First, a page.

South India | Local Time: 17:28

An insider’s guide to South India’s lush landscapes

If you’re visiting India, then a trip to the deep South is essential to get away from the hustle and bustle of the cities. Beautiful quiet beaches, tea plantations and a tropical atmosphere await in Kerala. Read on for an insider’s view into the state from our very own local ambassador.


Many first time visitors to the Indian subcontinent overlook the southern state of Kerala – it’s the country’s hidden gem. In a country of over one billion people, it’s difficult to believe such a serene paradise can exist. But there’s so much more to the coastal state than relaxing on the beach – take off on a rainforest trek, kayak the backwaters or take advantage of some of the best wildlife viewing opportunities in Asia.

Keralan Backwaters

There’s a lot of water to explore in Kerala – canals, rivers, waterways and lakes which make up what’s known as “the backwaters.” There are houseboats and riverside homes to explore, but you can actually ride the backwaters yourself on a kayaking trip if you fancy  it.

Tea Plantations

This part of southern India is ideal for growing tea and spices, so any visitors should take the opportunity to try out the local delicacies at a plantation. You may even notice some familiar names of places where spices are named after, such as Cardamom. The Munnar Tea Museum is a great place to find out more about how tea is grown and ends up in teapots around the world.

Wildlife Sanctuaries

The beautiful landscapes of Kerala make the perfect habitat for a huge range of unique wildlife including elephants and the Bengal tiger. You can also spot endangered species such as the Indian sloth-bear, the Indian bison and the lion-tailed macaque. Kerela has vast forests such as the Western Ghats which are home to six national parks, two tiger reserves and fourteen wildlife sanctuaries. We can help arrange day trips to wildlife sanctuaries so you can get up close to the animals.


This part of India has a rich history, and today there still stands many fortresses which remind us of bygone eras. With many armies and battles fought on this land, there’s a great collection of ancient palaces and forts across Kerala which are well worth a visit.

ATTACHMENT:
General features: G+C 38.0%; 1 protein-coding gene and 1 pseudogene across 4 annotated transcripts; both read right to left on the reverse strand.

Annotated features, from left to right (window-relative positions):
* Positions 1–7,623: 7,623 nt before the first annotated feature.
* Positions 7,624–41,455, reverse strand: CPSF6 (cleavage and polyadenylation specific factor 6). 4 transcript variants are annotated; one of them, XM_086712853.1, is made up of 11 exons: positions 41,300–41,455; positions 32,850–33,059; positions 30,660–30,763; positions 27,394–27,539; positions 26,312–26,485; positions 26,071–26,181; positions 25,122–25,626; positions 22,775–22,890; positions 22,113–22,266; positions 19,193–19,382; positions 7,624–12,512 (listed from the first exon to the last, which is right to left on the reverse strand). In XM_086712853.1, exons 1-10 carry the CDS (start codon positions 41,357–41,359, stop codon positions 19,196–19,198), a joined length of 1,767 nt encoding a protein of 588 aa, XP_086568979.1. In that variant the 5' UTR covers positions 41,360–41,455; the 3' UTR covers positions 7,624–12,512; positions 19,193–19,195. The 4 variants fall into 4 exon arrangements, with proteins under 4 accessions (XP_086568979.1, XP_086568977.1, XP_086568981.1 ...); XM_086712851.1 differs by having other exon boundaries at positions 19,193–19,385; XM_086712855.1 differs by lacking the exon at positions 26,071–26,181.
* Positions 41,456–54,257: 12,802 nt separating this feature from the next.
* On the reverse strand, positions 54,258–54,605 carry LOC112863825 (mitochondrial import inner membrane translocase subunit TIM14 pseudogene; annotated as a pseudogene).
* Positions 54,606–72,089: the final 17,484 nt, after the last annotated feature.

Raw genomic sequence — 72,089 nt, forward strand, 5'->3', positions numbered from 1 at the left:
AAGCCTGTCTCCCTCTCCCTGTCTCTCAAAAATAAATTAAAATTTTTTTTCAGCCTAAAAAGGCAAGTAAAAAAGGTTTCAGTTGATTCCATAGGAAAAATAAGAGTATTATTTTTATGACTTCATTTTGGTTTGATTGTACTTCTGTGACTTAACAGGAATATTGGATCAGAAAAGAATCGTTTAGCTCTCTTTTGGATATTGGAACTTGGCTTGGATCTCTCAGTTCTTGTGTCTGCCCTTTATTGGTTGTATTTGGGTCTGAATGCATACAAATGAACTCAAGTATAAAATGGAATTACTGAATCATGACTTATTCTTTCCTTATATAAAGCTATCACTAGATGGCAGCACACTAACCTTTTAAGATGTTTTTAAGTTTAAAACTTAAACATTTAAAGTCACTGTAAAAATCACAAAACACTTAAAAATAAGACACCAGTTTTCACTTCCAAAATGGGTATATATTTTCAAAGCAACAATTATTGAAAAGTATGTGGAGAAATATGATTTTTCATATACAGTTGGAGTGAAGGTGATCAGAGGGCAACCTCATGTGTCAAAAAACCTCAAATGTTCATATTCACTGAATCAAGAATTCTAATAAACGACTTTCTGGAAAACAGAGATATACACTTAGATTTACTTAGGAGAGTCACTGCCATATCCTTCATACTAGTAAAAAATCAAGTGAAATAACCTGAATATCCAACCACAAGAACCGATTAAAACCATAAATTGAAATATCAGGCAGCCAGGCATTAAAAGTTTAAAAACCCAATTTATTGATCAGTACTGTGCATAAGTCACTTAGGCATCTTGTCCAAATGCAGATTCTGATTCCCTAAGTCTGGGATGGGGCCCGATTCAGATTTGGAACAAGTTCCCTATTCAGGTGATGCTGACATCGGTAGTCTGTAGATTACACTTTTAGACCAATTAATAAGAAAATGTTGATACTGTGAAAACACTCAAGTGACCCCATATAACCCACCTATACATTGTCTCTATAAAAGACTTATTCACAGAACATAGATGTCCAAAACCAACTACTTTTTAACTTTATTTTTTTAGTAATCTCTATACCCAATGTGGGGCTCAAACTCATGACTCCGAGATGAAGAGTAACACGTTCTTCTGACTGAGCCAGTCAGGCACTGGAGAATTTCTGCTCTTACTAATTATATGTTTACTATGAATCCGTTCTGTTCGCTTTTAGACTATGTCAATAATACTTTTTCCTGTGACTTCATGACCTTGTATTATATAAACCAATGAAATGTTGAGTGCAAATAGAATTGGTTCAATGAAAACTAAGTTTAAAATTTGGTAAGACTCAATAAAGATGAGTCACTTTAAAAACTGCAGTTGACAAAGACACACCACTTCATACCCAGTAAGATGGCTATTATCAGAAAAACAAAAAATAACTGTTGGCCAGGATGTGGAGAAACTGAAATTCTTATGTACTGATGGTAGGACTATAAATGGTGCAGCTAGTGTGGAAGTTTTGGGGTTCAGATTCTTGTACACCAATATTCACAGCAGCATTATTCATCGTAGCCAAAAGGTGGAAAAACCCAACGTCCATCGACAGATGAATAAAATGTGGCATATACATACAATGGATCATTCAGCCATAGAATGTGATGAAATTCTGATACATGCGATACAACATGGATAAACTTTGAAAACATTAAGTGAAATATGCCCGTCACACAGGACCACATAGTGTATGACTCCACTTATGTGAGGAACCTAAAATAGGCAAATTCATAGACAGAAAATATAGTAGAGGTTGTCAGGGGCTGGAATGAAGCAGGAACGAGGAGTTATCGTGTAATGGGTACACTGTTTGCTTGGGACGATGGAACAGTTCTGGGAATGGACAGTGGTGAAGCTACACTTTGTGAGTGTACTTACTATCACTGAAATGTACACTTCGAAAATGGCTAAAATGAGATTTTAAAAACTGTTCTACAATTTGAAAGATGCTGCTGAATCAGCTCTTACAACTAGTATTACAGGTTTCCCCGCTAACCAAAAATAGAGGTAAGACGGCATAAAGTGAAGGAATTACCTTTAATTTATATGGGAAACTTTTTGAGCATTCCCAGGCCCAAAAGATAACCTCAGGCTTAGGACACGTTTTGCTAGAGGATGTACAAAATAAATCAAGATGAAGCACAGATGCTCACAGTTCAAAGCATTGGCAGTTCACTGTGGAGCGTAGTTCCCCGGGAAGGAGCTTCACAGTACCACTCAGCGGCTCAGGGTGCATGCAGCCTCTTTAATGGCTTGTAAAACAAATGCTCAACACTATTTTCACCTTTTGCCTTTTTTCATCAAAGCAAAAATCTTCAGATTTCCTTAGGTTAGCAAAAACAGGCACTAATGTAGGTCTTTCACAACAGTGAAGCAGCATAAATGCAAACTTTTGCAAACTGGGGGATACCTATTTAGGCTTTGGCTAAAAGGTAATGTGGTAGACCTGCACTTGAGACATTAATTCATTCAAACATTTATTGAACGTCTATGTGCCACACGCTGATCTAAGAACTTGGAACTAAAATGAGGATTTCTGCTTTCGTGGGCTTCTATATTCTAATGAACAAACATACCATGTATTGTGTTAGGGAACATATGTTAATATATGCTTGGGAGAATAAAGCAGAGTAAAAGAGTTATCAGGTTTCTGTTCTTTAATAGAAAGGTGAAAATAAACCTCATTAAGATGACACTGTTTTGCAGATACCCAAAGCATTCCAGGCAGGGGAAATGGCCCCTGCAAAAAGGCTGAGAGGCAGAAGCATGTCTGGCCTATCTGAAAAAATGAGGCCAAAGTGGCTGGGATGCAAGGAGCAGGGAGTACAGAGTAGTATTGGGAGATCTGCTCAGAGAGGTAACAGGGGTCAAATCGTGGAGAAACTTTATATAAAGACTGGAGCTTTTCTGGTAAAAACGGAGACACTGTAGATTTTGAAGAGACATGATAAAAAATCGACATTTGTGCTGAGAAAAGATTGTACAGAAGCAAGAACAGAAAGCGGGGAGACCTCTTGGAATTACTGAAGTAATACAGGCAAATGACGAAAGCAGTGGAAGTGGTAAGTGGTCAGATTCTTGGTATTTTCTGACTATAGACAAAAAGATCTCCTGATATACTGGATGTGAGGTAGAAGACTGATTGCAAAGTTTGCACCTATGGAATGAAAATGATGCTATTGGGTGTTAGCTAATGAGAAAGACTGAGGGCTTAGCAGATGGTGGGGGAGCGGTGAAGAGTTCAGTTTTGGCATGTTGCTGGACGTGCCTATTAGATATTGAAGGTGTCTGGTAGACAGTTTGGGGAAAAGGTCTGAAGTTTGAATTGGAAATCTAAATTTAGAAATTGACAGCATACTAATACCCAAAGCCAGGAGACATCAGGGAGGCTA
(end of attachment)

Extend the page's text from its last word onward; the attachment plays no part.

When is the best time to go?

Because Kerala has a tropical climate you should be aware of monsoon season before you plan your trip. Although the monsoons bring regular thunderstorms, it is still a pleasant time to visit as you can see the waterways and the waterfalls at their capacity and they look spectacular. Kerala in the rains is also a lot cheaper so you can get some great discounts on accommodation during this time.

Kerala is a very rainy state so you should expect a bit of rain regardless of the time you travel. We love the rain here are it keeps our scenery lush! Take a look at the Kerala calendar:

June-August (monsoon)

The monsoons tend to arrive in June and last until late August. Everywhere is quieter during monsoon season so you’ll enjoy sightseeing in the towns and brief spots of sunbathing on the quiet beaches. It’s still warm and humid so it can be an enjoyable time to visit Kerala – just bear in mind that some places, such as wildlife sanctuaries, may close during this period.

September-March (winter)

India doesn’t have all four typical seasons but this is the coolest part of the year. The temperature can vary between 10-25˚C and it’s usually pleasant and cool with low humidity. Winter is a great time of year for hiking and exploring as it’s not uncomfortably hot.

March-May (summer)

This is the hottest time of the year with temperatures often reaching 30˚C. However this isn’t known as the dry season as you can still experience evening showers during the summer. The heat often puts off some travellers, so the Kerala hotspots are still less crowded than in the winter months.